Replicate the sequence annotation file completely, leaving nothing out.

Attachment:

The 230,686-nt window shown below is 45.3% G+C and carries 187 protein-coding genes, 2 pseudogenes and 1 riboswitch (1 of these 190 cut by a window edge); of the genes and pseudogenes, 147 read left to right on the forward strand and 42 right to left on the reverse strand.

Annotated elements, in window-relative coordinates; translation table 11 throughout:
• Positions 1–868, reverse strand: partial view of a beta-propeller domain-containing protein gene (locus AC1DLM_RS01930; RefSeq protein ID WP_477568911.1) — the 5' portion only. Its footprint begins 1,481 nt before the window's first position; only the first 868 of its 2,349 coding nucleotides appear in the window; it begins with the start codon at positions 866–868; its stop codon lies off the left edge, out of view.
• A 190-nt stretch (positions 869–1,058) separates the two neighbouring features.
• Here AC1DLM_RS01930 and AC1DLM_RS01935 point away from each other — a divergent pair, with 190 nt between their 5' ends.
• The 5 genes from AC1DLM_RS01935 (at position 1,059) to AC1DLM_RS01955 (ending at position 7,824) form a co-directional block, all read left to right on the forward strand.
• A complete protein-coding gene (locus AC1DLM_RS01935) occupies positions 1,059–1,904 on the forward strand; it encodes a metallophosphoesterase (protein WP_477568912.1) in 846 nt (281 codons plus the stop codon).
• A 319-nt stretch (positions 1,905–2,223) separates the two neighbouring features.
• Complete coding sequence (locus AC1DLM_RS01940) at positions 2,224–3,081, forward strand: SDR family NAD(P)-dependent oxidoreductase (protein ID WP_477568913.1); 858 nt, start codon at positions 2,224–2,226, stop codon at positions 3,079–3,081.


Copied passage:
The 230,686-nt window shown below is 45.3% G+C and carries 187 protein-coding genes, 2 pseudogenes and 1 riboswitch (1 of these 190 cut by a window edge); of the genes and pseudogenes, 147 read left to right on the forward strand and 42 right to left on the reverse strand.

Annotated elements, in window-relative coordinates; translation table 11 throughout:
• Positions 1–868, reverse strand: partial view of a beta-propeller domain-containing protein gene (locus AC1DLM_RS01930; RefSeq protein ID WP_477568911.1) — the 5' portion only. Its footprint begins 1,481 nt before the window's first position; only the first 868 of its 2,349 coding nucleotides appear in the window; it begins with the start codon at positions 866–868; its stop codon lies off the left edge, out of view.
• A 190-nt stretch (positions 869–1,058) separates the two neighbouring features.
• Here AC1DLM_RS01930 and AC1DLM_RS01935 point away from each other — a divergent pair, with 190 nt between their 5' ends.
• The 5 genes from AC1DLM_RS01935 (at position 1,059) to AC1DLM_RS01955 (ending at position 7,824) form a co-directional block, all read left to right on the forward strand.
• A complete protein-coding gene (locus AC1DLM_RS01935) occupies positions 1,059–1,904 on the forward strand; it encodes a metallophosphoesterase (protein WP_477568912.1) in 846 nt (281 codons plus the stop codon).
• A 319-nt stretch (positions 1,905–2,223) separates the two neighbouring features.
• Complete coding sequence (locus AC1DLM_RS01940) at positions 2,224–3,081, forward strand: SDR family NAD(P)-dependent oxidoreductase (protein ID WP_477568913.1); 858 nt, start codon at positions 2,224–2,226, stop codon at positions 3,079–3,081.